Cardiac muscle tissue made of spider silk.
More people suffer from cardiac insufficiency despite advances in preventing and minimizing damage to the heart. The main cause lies in irreversible loss of cardiac muscle cells due to disease, especially ischemic diseases like cardiac infarction. There is still no treatment to reverse this damage; research is ongoing to develop repair methods to normalize cardiac function. A promising approach: cardiac muscle tissue made of spider silk. Researchers at Friedrich-Alexander-Universitat Erlangen-Niirnberg (FAU) and their colleagues at the University of Bayreuth investigated whether artificial silk protein developed in the laboratory could be suitable to engineer cardiac tissue. They published their results in the journal Advanced Functional Materials.
Silk could be key to artificial cardiac tissue--specifically, the protein giving the silk its structure and mechanical stability: fibroin. Prof. Dr. Felix Engel of the Department of Nephropathology at Universitat Erlangen examined the properties of silk from the Indian silkworm and demonstrated its particular suitability as scaffolding material for engineering cardiac tissue. Until now producing the protein in sufficient quantities and at a consistent quality was impossible. His colleague, Prof. Dr. Thomas Scheibel, holder of the chair for Biomaterials at the University of Bayreuth, successfully produced a recombinant silk protein from garden spiders in the required larger quantities and of a consistent quality with the help of E. coli. This led the two researchers to join forces and investigate garden spiders' silk proteins.
Jana Petzold of the Erlangen team headed by Engel and Tamara Aigner from Scheibel's Bayreuth working group collaborated in investigating the suitability of the silk protein eADF4(kl6) produced in the laboratory for the production of cardiac tissue. The research involved applying a thin layer of the silk protein to a glass slide. The technique is based on the fact that cells with a negatively charged surface adhere to films made of eADF4(kl6) due to its positive charge. Petzold and Aigner attempted to apply other cells, such as connective tissue cells and blood vessel cells, to the film, and were successful each time.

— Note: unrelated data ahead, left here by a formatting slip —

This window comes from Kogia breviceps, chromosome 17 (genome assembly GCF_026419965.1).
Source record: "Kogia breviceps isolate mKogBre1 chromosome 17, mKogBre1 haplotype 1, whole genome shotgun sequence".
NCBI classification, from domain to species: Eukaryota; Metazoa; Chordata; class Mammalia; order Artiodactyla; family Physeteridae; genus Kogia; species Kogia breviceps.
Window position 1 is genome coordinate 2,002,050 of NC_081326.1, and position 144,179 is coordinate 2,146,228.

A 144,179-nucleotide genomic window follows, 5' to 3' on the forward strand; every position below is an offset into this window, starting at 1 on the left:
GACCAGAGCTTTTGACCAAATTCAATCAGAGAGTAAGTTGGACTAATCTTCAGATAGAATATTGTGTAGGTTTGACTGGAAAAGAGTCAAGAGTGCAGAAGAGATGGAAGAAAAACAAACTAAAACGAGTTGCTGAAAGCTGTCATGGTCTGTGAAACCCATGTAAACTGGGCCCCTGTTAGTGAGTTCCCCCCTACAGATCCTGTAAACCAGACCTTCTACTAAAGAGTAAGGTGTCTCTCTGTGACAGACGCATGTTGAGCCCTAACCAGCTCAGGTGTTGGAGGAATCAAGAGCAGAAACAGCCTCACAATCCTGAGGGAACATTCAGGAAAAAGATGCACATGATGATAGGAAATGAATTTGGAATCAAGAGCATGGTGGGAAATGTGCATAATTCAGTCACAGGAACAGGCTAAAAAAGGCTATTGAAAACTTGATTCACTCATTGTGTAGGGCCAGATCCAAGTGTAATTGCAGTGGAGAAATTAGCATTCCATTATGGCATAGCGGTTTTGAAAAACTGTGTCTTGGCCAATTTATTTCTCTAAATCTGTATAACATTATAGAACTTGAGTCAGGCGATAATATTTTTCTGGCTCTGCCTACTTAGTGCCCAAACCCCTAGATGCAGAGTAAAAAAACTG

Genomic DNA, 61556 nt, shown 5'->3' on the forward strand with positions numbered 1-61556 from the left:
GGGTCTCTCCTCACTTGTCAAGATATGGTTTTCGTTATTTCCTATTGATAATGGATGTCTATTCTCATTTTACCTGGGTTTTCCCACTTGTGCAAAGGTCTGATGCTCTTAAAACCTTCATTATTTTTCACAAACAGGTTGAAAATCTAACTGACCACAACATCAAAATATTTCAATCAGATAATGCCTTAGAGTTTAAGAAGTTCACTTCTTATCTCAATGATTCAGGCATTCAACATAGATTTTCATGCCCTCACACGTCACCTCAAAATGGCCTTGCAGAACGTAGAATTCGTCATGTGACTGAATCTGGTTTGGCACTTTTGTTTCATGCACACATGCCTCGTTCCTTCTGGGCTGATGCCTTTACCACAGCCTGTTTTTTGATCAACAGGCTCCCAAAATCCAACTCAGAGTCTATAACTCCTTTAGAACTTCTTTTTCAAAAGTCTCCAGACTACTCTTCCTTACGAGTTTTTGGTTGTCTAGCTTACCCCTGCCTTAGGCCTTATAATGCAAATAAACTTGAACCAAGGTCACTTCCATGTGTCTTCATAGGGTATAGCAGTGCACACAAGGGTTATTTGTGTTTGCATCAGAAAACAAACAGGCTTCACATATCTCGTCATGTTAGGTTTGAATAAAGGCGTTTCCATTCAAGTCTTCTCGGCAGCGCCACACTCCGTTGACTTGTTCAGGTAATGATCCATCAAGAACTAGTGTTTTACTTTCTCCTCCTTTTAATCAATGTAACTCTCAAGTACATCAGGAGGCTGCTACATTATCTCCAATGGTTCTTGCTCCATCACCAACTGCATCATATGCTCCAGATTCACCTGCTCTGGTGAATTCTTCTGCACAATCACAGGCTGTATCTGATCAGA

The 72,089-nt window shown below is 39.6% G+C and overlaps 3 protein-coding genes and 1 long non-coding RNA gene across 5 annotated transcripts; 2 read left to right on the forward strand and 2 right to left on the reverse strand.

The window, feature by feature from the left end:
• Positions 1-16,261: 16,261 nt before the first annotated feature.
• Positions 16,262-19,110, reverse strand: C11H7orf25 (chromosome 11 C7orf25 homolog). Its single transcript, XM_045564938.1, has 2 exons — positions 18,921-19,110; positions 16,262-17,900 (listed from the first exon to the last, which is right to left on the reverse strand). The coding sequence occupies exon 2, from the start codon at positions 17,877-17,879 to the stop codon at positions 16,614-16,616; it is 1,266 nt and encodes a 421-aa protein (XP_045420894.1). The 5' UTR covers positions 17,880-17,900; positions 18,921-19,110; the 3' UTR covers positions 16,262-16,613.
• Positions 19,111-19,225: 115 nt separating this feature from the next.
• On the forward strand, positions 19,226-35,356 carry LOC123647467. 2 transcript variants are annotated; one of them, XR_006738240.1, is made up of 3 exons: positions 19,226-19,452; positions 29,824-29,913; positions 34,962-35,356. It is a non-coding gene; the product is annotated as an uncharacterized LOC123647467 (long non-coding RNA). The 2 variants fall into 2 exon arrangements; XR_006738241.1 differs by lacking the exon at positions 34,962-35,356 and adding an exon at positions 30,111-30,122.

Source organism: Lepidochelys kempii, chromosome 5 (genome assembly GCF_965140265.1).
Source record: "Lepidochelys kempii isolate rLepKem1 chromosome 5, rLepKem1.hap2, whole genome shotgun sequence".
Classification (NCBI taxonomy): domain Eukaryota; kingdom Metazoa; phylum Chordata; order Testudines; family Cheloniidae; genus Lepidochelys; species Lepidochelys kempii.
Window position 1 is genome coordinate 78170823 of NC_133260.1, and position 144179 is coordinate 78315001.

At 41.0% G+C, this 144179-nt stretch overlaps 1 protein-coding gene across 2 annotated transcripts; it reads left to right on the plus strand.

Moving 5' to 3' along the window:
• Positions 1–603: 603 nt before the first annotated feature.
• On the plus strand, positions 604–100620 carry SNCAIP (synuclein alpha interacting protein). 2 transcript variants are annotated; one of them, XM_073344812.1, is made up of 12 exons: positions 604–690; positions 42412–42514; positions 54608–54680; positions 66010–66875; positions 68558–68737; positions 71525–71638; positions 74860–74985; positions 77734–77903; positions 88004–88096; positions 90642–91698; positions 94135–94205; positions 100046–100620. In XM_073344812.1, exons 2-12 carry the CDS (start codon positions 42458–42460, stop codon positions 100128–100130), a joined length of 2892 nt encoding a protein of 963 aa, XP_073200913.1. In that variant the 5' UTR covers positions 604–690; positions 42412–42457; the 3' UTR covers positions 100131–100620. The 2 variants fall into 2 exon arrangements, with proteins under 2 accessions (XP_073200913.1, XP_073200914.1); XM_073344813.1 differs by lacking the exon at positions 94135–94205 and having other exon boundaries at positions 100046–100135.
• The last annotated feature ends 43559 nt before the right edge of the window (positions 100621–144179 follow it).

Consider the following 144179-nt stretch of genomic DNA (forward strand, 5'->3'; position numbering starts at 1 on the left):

Their investigations focused on cardiac cell functionality. They compared these cells to cells they had applied to a film of fibronectin, similar to cardiac cells' natural environment. No functional differences between the two were observed. The researchers demonstrated that factors responsible for hypertrophy--enlargement of cardiac cells for instance in athletes and pregnant women--also led to growth in volume in cardiac cells cultured on a film of eADF4(kl6).
The work and possibilities of printing artificial silk proteins represent the first steps toward future methods for engineering functional cardiac tissue.
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|Title Annotation:||IN DEVELOPMENT|
|Publication:||Medical Product Outsourcing|
|Date:||Sep 1, 2017|
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